In “Abandonment and Freedom” (chapter five), Hitz describes the endpoint as total surrender to God’s will, death of selfish desires and dreams of mastery, and acceptance of human weakness and helplessness in the face of the divine. She offers, in illustration, the controversial statements of a nuclear scientist who lived through the bombing of Nagasaki, as he was working in a cement building while everything all around was destroyed. Takashi Nagai saw the nuclear holocaust as a “noble” and “splendid” way the hand of divine fate had worked, “dispelling the darkness of war and bringing the light of peace.” Those who would object then or now to Nagai’s “embrace of the bombing of Nagasaki as an instrument of grace” Hitz dismisses as unserious (secularists or merely “lukewarm” Christians) about what abandonment to a benevolent God’s will entails taken to its logical extreme. Since this is just one take on the age-old question of how a good God can allow evil, such a famous lightning rod of theological disagreement, (even Nagai’s own lifelong devotion to survivors belies the ostensible heartlessness of this phrasing), it is a curious end point to an inquiry into the supposed universal draw of the religious life.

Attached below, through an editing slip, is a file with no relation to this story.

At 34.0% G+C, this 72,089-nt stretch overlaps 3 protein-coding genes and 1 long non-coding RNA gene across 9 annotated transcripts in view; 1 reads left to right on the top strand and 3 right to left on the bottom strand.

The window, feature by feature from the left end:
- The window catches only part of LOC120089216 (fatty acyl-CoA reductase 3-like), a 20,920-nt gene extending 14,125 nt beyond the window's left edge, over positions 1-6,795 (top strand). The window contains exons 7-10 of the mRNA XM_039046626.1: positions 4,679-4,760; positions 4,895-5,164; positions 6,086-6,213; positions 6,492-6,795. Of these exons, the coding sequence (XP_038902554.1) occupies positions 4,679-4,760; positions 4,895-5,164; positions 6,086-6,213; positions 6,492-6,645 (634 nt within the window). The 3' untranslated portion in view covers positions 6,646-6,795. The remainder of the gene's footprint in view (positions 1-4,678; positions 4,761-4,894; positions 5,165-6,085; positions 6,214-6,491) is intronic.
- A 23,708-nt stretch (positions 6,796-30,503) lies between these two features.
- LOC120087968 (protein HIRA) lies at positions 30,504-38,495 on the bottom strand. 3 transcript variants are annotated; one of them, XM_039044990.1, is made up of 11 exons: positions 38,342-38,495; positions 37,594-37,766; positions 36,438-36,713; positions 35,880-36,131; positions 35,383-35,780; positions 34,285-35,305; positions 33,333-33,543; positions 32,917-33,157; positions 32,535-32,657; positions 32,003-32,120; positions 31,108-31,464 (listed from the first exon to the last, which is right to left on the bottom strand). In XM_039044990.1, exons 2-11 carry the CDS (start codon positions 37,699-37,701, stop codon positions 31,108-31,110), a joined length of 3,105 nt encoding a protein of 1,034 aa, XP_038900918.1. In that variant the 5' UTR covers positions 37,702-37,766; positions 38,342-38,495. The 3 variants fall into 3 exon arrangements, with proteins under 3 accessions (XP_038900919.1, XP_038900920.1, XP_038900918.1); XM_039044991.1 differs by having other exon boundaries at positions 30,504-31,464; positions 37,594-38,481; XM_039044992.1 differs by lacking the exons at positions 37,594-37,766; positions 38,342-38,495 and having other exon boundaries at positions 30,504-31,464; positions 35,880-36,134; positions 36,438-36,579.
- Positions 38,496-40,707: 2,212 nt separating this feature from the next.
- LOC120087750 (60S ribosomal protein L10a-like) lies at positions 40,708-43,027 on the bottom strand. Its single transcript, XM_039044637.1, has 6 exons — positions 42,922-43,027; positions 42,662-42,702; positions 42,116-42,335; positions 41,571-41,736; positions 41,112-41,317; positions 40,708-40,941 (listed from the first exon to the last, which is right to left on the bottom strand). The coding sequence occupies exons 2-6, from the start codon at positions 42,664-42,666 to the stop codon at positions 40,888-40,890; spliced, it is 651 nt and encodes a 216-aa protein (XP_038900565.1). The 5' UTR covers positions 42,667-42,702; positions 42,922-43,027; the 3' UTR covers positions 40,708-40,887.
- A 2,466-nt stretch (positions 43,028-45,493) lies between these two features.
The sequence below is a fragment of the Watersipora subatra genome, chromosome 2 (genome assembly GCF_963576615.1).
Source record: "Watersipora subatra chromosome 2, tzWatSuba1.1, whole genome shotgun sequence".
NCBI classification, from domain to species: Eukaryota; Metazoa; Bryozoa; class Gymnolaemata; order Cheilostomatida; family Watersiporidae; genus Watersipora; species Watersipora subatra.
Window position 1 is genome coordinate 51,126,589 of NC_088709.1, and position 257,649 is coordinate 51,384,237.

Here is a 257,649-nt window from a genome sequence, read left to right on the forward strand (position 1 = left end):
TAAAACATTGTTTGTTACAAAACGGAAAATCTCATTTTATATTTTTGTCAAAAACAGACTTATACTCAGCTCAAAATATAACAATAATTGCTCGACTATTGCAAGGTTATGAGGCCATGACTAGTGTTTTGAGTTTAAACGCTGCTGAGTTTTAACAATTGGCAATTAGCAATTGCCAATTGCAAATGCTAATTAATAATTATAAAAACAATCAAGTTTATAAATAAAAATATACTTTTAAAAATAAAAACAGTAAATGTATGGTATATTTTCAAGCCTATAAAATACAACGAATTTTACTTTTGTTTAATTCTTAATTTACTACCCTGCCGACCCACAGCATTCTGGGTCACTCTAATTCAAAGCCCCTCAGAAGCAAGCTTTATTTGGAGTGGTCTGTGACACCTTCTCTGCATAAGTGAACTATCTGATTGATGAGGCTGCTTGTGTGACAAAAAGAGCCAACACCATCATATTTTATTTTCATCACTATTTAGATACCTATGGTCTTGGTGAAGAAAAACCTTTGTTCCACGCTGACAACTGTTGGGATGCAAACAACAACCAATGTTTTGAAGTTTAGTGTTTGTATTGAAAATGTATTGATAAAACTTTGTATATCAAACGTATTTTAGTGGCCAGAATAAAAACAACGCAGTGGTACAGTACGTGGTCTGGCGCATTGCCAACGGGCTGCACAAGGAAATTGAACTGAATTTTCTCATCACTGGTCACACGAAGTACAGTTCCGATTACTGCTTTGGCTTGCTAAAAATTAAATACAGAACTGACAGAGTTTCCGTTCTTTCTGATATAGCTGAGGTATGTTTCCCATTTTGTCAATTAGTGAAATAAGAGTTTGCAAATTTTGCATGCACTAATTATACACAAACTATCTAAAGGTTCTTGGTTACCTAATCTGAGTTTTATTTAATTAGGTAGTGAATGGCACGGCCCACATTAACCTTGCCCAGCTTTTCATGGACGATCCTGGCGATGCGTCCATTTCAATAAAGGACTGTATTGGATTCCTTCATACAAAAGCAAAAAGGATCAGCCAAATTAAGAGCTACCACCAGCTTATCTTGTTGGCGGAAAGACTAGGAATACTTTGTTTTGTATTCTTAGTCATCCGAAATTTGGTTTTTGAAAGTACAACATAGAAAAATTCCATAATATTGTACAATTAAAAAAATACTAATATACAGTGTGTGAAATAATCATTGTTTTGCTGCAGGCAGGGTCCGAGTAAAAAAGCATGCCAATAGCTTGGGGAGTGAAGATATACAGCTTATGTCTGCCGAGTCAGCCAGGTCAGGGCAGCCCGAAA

The book does succeed in calling attention to some central questions and potential answers that might arise for those making a wholesale commitment to a religious life, ones that have perhaps broad, if not always universal resonance. For those not making such a commitment, it also addresses the inner struggles of the human person, which Hitz rightly sees as underlying realities to which the religious vocation speaks. For example, chapter three begins with a touching discussion of the painful premise that loving others sets oneself up for the possibility of the most excruciating loss. It is a book written from the heart and rooted in deep rumination on wide reading, careful observations, and first-hand experiences.
In interweaving personal experiences and scholarly observations, A Philosopher Looks at the Religious Life leaves readers with many open questions, as it intends to do. One of these, whether intentional or not, is why, if the book is the unequivocal celebration of the all-in religious life it seems to be, the author did not herself ultimately stick with such a mode of existence. Depending on the receptivity of each particular reader, the life Hitz praises may or may not ultimately sound appealing, so it would be helpful to know of any limits she might see when the tenets she lays out are taken to their logical consequences. One could piece together a subtle, though likely unintended critique of this particular approach to religious life as she portrays it based on some of the thinking she elaborates.
Hitz puts herself into the book as a kind of case study, laying out what she sees as her own flaws—certain prideful habits of thinking, mainly. She then goes a step further to deliver a sort of meta-critique in the sense of analyzing her self-analysis, adding a layer of self-criticism to suggest that even some attempts at whatever virtue she is discussing, and spirituality itself, can be mainly “performative.” It is not enough, it seems, to live a religious life: It is vital at every step to ensure the purity of one’s motives.